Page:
In real time
How India only cares about Northeast when it's a national security threat story
It's sad how we lecture our distant ethnicities and minorities on unity in diversity, but treat them as lesser citizens than the mainlanders.
- Total Shares
The greatest tragedy of India's Northeast is that its story dies the minute its people stop dying. Or, let's put it more rudely and accurately, when we "Indians" are not dying.
Let me explain this by invoking a conversation with a Khasi civil servant in Shillong more than three decades ago, when the Northeast was the kind of story that wouldn't go off the front pages for nearly three years, coinciding precisely with my tour of duty there (1981-83). "So how many of you Indians do we Meghalayans have to kill to get you to write a story about us, Shekhar, even though you live here?" He was making a brutal point. In the three years that I covered the region, based in Shillong, the capital of Meghalaya, I did not write one serious news story on the state. The truth was, when Nagaland, Mizoram and Tripura were on fire, and Assam so completely paralysed that even pipelines carrying its crude to "India" were blocked, Meghalaya was utterly calm and peaceful. It was the headquarters of the Army, Air Force, Assam Rifles, BSF and indeed IB and RAW for the region, as also for most journalists. But because it welcomed all of us affectionately rather than kill in ambushes and bombings, we didn't care for it.
The only writing I did out of there were some magazine pieces on the butterfly and orchid trade (now banned, mercifully) and some other tribal exotica. The Northeast, in our national conscience, was a story of strife and insurgency, threat to national security, an imperilled frontier, as the late civil servant Nari Rustomji had called it in his brilliant book with the same title, a territory to protect and a bunch of diverse and unfamiliar tribes to protect ourselves from. As with Kashmir, our commitment to this region was limited to protecting our ownership of its territories. The people didn't matter so much, so we never really embraced them as our own. The Northeast was a national security story and once the threat subsided, the story died.
For more than a quarter century now, the rest of the region has also calmed down like Meghalaya and dropped off our national (Indian?) radar. That is why when the rebels of a relatively marginal leftover group annihilated an entire convoy of our soldiers, we didn't know how to respond. And then, once it seemed a reprisal of some kind had been carried out, we forgot all about it, particularly as no further attacks on us Indians were reported. In times of fleeting attention spans when the profoundest of thoughts need to be expressed in 140 characters and when even PhD thesis subjects are probably decided on the basis of what is trending, it is silly, even self-indulgent, to hark back on a story that "ended" in the eastern-most corner of our country a week ago, overtaken by the other Modi. But it is perilously irresponsible of us to so treat the region, particularly Manipur, its most distant outpost. Because it is when hard-state militarism replaces democratic, emotional soft power that the worst mistakes are made.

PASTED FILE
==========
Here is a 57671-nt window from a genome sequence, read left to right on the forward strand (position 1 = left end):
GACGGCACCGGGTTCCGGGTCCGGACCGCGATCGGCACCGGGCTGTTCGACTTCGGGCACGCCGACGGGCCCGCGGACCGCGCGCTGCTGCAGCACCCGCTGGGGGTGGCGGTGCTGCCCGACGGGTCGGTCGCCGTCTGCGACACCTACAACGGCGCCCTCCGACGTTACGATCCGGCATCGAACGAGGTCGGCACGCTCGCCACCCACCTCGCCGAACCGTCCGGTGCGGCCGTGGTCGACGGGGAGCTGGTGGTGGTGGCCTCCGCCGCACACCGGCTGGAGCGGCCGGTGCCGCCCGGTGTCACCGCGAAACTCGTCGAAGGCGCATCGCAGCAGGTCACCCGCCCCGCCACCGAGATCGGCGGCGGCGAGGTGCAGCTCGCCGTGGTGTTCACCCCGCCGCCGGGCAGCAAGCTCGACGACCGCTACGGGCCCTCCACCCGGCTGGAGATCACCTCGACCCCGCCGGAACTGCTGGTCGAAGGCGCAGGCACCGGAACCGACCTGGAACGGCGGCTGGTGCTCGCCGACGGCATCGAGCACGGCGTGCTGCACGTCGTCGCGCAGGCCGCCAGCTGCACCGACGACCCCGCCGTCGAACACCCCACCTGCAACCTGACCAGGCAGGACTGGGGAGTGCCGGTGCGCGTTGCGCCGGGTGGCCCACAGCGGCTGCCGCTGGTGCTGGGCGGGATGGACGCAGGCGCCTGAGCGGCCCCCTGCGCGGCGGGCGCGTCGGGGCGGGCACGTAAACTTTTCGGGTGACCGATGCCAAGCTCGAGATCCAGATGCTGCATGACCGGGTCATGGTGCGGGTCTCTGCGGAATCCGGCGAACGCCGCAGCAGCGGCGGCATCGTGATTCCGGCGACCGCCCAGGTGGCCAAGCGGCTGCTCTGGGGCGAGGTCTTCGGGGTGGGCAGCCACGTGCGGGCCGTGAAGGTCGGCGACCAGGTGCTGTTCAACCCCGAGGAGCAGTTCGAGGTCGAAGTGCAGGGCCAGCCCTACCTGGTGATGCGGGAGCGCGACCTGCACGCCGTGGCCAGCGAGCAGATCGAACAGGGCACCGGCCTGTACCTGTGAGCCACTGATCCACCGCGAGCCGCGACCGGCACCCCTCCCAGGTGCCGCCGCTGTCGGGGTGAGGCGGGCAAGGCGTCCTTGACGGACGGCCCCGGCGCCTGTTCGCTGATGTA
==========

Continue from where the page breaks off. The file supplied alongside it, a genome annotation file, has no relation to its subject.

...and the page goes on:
The reprisal raid on some rebel camps across the border with Myanmar was not this mistake. It was necessary, effective and fully justified. No armed rebels can be allowed to presume they can wipe out columns of the Indian soldiers and get away with it. That would not be tolerated by even the most bleeding heart societies, and for sure we are not one. The problem was the chest-thumping, or, let's dump the niceties, "56-inch" chest-thumping. It was led by a former soldier and a national sports icon, now minister of state for information and broadcasting, who is a wonderful human being and has the longest experience of having Manipuri sports stars as his contingent members, and who, in a rush of over-enthusiasm, set off the triumphal wave. To suggest that this was the first time such a raid or reprisal had been carried out was factually wrong.